Matcha Croissant with Sourdough Starter - and red bean filling for some
Haven't been blogging much lately, but actually baking a lot. Ever since I started making laminated breads, they have become my signature gifts to people. This batch is for some family friends. Since they are Chinese, I thought it would be nice to add some Asian elements -- mixed matcha powder into the dough, and used red bean filling for some.
starter (100%), 35g
bread flour, 105g
1. mix and leave at room temp for 12 hours.
bread flour, 422g
instant yeast, 7g
butter, 21g, softened
matcha powder, 16g
roll-in butter, 287g
1. Mix everything but the rolling butter, knead until medium gluten developement. Then follow the steps here .
Lately I got some question in terms of the "right" dough consistency of laminated breads. I have said in a few prior posts that "drier dough yields better crumb". Now I would like to emphasize 2 conditions for that statement:
1. "Better crumb" in my mind is honeycomb like crumb with open large holes of even size. Walls of holes should be crisp and thin, clearly defined. If a different kind of crumb is desired, then this technique obviously would not apply.
2. Drier dough yields better crumb IF IT CAN BE ROLLED OUT WITHOUT BUTTER LEAKAGE. Butter leakage here means butter being smeared into dough layers. In the most extreme case, one can see butter layer being exposed. More often, the dough seems fine from outside, but there's still butter leakage inside due to warm weather, or improper handling. A sheeter can roll out doughs easily in a short amount of time, so it can handle very dry doughs. We as human with limited arm strength and varied experience in lamination would need to find a balance point: the dough is not so dry that it can't be successfully rolled out, yet it should be as dry as one can handle to achieve the most optimal crumb.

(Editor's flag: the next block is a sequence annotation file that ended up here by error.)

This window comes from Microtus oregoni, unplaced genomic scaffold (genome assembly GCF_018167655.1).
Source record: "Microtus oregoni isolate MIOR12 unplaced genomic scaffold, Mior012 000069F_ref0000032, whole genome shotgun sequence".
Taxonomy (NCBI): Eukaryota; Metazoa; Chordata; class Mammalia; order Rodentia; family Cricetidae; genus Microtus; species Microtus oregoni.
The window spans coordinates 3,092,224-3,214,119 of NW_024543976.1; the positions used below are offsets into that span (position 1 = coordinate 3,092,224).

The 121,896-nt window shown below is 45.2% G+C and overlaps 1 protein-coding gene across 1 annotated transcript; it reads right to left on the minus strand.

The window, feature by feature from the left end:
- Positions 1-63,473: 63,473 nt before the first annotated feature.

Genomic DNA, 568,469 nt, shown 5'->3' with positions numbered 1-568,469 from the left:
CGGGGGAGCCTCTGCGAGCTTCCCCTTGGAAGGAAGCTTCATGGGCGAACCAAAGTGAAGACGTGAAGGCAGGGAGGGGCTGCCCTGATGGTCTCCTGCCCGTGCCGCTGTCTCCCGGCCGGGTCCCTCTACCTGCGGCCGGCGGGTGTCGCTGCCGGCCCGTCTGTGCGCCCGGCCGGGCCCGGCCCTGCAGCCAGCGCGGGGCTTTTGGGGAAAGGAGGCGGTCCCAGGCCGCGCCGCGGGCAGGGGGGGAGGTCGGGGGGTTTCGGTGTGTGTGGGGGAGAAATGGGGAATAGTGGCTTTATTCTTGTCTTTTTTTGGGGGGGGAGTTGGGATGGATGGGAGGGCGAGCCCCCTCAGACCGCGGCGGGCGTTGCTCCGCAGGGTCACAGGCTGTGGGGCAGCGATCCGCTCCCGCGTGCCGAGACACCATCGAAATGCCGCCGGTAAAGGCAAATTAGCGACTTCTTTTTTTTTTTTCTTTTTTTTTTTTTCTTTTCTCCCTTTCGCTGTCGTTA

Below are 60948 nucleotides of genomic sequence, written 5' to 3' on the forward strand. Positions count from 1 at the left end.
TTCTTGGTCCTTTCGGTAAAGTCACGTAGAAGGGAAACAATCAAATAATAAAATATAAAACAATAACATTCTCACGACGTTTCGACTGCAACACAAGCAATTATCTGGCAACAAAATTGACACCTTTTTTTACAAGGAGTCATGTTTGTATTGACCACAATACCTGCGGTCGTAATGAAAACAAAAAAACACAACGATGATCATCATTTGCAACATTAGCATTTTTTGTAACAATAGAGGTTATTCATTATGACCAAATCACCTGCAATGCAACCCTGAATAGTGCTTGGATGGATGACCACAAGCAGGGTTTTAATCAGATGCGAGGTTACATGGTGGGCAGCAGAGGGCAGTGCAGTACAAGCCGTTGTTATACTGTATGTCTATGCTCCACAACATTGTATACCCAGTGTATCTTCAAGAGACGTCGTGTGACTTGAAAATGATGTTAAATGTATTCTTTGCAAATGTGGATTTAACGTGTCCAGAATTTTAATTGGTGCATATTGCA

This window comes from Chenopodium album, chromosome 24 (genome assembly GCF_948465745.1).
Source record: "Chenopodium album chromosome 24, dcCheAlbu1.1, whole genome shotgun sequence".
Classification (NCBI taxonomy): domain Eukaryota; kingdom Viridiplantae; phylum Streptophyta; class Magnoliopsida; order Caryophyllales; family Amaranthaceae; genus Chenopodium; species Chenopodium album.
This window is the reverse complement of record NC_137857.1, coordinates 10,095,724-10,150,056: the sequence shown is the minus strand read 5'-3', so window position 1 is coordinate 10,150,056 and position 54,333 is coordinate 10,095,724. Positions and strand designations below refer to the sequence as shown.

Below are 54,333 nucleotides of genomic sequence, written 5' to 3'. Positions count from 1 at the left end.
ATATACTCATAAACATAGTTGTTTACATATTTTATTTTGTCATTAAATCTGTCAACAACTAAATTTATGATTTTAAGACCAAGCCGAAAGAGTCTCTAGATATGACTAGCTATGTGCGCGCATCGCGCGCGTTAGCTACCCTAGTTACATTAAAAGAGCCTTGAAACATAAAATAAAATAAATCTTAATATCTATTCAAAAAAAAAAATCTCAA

For this batch, I used 148g of water (in addition to milk). The crumb turned out very well, however, observing closely, you can see the walls being on the thicker side -- some layers are stuck together.
For 2nd batch, I used only 128g of water (with no filling this time). Now the walls are thinner, however, since it's dryer and harder to roll out, the holes are less even.
I realize that I might be splitting hairs at this point, but it's a well known fact that I am a type A obsessed lamination fool. :P For the plain ones with no filling, I smeared them with homemade kumquat marmalade, a pairing I highly recommend.